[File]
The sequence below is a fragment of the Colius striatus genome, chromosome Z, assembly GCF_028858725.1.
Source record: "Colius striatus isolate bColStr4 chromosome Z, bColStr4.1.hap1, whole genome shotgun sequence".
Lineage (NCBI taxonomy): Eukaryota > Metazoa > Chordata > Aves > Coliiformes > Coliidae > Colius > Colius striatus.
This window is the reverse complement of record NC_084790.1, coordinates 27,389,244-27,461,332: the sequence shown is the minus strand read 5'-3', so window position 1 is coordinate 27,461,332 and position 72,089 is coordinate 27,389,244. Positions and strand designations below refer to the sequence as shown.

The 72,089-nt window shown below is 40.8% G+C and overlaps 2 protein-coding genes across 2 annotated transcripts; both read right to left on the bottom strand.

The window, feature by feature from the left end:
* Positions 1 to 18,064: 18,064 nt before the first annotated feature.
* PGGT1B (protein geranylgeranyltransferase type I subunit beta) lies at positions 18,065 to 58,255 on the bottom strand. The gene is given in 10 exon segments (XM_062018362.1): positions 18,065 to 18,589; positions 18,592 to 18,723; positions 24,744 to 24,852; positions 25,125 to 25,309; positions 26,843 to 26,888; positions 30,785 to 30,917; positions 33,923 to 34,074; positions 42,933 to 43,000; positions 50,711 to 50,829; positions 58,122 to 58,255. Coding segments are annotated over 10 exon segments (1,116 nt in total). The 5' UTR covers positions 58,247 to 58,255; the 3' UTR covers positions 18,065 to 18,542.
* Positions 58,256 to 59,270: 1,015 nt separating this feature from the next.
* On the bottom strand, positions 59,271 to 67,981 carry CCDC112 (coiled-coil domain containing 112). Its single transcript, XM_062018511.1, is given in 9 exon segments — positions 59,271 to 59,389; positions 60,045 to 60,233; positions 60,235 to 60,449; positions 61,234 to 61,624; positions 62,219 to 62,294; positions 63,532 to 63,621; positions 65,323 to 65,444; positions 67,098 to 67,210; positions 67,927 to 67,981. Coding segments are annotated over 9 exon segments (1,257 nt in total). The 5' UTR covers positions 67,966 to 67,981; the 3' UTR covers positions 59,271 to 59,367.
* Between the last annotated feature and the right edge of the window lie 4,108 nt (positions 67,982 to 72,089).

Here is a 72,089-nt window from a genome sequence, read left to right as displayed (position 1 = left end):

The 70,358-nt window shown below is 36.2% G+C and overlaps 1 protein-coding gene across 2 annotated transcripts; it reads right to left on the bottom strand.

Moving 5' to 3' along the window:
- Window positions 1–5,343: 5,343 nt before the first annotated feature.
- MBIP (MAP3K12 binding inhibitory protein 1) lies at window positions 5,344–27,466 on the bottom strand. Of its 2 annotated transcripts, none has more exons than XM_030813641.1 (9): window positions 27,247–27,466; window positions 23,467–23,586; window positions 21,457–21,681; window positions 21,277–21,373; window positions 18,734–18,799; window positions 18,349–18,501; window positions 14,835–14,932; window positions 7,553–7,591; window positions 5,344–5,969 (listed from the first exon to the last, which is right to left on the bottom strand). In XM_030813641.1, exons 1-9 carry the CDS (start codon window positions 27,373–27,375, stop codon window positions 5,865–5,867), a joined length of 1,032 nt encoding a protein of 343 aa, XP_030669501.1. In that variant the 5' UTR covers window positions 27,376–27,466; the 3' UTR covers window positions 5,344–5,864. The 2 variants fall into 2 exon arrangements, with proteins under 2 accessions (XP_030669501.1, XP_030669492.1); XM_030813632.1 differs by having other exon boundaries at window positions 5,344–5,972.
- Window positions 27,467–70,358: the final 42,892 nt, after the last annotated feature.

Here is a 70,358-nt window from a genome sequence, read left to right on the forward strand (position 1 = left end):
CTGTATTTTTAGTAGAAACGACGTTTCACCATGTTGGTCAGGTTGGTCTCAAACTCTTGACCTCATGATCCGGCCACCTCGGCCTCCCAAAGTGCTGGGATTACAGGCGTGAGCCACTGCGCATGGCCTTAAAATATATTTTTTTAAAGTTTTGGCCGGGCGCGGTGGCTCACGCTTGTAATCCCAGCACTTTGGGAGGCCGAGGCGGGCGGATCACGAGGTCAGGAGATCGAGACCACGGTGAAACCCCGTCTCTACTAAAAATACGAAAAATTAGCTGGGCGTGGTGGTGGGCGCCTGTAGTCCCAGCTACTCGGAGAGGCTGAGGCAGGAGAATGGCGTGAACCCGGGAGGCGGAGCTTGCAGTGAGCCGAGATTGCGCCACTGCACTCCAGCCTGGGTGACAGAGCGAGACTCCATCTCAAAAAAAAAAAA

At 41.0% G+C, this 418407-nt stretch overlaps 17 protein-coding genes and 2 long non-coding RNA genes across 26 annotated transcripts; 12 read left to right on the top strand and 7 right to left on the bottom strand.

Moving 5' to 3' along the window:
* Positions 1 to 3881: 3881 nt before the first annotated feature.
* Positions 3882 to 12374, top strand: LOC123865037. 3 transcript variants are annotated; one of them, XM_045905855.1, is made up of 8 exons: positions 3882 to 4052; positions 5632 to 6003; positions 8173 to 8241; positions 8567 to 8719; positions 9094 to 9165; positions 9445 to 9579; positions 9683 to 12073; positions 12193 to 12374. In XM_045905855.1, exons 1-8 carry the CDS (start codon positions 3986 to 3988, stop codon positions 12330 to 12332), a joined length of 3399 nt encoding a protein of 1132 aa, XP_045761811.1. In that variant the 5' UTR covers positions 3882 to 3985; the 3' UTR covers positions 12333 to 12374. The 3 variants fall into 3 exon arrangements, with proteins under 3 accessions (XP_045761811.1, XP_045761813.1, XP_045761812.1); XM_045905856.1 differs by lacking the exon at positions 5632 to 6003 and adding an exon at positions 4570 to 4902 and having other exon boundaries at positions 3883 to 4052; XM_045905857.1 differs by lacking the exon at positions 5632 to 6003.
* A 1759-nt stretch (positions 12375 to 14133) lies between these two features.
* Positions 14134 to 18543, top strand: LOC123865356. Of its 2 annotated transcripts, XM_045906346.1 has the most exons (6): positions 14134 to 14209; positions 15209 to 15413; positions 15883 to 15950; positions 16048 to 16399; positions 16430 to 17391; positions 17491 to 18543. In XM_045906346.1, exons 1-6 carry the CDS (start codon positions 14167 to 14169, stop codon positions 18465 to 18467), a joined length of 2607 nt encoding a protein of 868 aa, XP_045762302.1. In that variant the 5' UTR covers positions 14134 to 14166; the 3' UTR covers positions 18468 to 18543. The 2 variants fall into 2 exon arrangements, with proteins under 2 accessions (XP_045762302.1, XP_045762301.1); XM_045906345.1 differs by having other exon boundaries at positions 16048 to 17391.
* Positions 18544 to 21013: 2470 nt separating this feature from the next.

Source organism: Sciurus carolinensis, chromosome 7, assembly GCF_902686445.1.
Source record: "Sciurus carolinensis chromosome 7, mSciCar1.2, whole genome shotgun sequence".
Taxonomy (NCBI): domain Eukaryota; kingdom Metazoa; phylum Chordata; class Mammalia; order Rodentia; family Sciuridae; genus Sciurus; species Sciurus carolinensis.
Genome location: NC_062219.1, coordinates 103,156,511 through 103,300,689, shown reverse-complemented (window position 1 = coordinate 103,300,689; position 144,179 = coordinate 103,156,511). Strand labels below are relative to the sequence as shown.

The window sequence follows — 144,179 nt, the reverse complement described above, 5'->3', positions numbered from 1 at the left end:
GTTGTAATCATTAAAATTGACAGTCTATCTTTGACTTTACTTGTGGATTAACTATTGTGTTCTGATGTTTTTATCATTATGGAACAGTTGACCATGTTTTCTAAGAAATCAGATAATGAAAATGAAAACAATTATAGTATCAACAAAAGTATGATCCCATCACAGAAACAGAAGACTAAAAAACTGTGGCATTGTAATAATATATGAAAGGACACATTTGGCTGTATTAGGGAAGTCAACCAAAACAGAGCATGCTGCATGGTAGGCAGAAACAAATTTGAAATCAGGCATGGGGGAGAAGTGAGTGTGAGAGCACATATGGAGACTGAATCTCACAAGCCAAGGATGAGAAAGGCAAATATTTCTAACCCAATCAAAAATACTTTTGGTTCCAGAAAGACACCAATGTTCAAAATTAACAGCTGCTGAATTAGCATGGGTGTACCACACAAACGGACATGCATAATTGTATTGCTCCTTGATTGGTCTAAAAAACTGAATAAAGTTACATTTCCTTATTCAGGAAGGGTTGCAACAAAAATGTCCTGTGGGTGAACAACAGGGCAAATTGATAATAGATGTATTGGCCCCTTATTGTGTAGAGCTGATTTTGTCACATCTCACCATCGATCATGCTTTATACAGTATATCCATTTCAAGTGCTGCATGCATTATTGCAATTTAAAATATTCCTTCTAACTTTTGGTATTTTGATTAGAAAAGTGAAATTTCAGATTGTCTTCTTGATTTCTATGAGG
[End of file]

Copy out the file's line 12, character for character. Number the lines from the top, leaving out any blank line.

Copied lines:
Here is a 72,089-nt window from a genome sequence, read left to right as displayed (position 1 = left end):